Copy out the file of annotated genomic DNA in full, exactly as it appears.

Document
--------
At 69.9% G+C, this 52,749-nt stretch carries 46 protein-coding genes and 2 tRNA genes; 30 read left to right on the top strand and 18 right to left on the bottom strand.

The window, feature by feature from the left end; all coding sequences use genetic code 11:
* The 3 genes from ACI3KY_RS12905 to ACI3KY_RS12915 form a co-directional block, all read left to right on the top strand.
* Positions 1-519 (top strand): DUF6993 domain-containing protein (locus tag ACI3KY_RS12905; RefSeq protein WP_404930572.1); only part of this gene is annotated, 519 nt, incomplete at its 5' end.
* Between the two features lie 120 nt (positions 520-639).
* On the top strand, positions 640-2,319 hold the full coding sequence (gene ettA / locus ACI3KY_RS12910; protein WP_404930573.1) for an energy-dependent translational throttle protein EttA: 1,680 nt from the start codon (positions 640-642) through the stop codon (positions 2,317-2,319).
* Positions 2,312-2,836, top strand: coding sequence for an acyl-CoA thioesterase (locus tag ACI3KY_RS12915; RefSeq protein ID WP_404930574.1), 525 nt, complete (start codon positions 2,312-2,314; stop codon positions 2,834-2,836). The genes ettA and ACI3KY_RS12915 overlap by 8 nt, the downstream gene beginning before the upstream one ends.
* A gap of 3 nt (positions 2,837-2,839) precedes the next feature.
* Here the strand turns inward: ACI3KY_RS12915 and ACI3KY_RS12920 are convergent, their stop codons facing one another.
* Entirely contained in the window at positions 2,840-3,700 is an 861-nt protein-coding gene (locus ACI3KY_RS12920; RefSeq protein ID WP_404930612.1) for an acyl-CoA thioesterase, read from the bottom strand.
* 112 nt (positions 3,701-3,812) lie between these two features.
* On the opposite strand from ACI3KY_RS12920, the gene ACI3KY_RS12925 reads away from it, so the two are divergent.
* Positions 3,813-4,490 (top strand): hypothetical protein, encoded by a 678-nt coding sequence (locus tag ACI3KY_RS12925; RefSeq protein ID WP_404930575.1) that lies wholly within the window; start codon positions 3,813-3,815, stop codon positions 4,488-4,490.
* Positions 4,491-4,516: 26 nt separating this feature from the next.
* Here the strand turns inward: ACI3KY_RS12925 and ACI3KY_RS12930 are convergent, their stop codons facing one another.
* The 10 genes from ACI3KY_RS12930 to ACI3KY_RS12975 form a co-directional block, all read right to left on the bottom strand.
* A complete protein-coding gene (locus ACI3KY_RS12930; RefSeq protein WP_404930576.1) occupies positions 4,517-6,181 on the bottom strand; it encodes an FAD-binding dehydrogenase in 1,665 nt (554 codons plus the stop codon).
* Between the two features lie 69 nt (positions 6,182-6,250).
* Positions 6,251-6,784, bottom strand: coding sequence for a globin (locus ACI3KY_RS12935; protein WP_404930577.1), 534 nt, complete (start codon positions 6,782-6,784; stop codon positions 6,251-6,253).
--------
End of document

At 69.9% G+C, this 52,749-nt stretch carries 46 protein-coding genes and 2 tRNA genes; 30 read left to right on the top strand and 18 right to left on the bottom strand.

The window, feature by feature from the left end; all coding sequences use genetic code 11:
* The 3 genes from ACI3KY_RS12905 to ACI3KY_RS12915 form a co-directional block, all read left to right on the top strand.
* Positions 1-519 (top strand): DUF6993 domain-containing protein (locus tag ACI3KY_RS12905; RefSeq protein WP_404930572.1); only part of this gene is annotated, 519 nt, incomplete at its 5' end.
* Between the two features lie 120 nt (positions 520-639).
* On the top strand, positions 640-2,319 hold the full coding sequence (gene ettA / locus ACI3KY_RS12910; protein WP_404930573.1) for an energy-dependent translational throttle protein EttA: 1,680 nt from the start codon (positions 640-642) through the stop codon (positions 2,317-2,319).
* Positions 2,312-2,836, top strand: coding sequence for an acyl-CoA thioesterase (locus tag ACI3KY_RS12915; RefSeq protein ID WP_404930574.1), 525 nt, complete (start codon positions 2,312-2,314; stop codon positions 2,834-2,836). The genes ettA and ACI3KY_RS12915 overlap by 8 nt, the downstream gene beginning before the upstream one ends.
* A gap of 3 nt (positions 2,837-2,839) precedes the next feature.
* Here the strand turns inward: ACI3KY_RS12915 and ACI3KY_RS12920 are convergent, their stop codons facing one another.
* Entirely contained in the window at positions 2,840-3,700 is an 861-nt protein-coding gene (locus ACI3KY_RS12920; RefSeq protein ID WP_404930612.1) for an acyl-CoA thioesterase, read from the bottom strand.
* 112 nt (positions 3,701-3,812) lie between these two features.
* On the opposite strand from ACI3KY_RS12920, the gene ACI3KY_RS12925 reads away from it, so the two are divergent.
* Positions 3,813-4,490 (top strand): hypothetical protein, encoded by a 678-nt coding sequence (locus tag ACI3KY_RS12925; RefSeq protein ID WP_404930575.1) that lies wholly within the window; start codon positions 3,813-3,815, stop codon positions 4,488-4,490.
* Positions 4,491-4,516: 26 nt separating this feature from the next.
* Here the strand turns inward: ACI3KY_RS12925 and ACI3KY_RS12930 are convergent, their stop codons facing one another.
* The 10 genes from ACI3KY_RS12930 to ACI3KY_RS12975 form a co-directional block, all read right to left on the bottom strand.
* A complete protein-coding gene (locus ACI3KY_RS12930; RefSeq protein WP_404930576.1) occupies positions 4,517-6,181 on the bottom strand; it encodes an FAD-binding dehydrogenase in 1,665 nt (554 codons plus the stop codon).
* Between the two features lie 69 nt (positions 6,182-6,250).
* Positions 6,251-6,784, bottom strand: coding sequence for a globin (locus ACI3KY_RS12935; protein WP_404930577.1), 534 nt, complete (start codon positions 6,782-6,784; stop codon positions 6,251-6,253).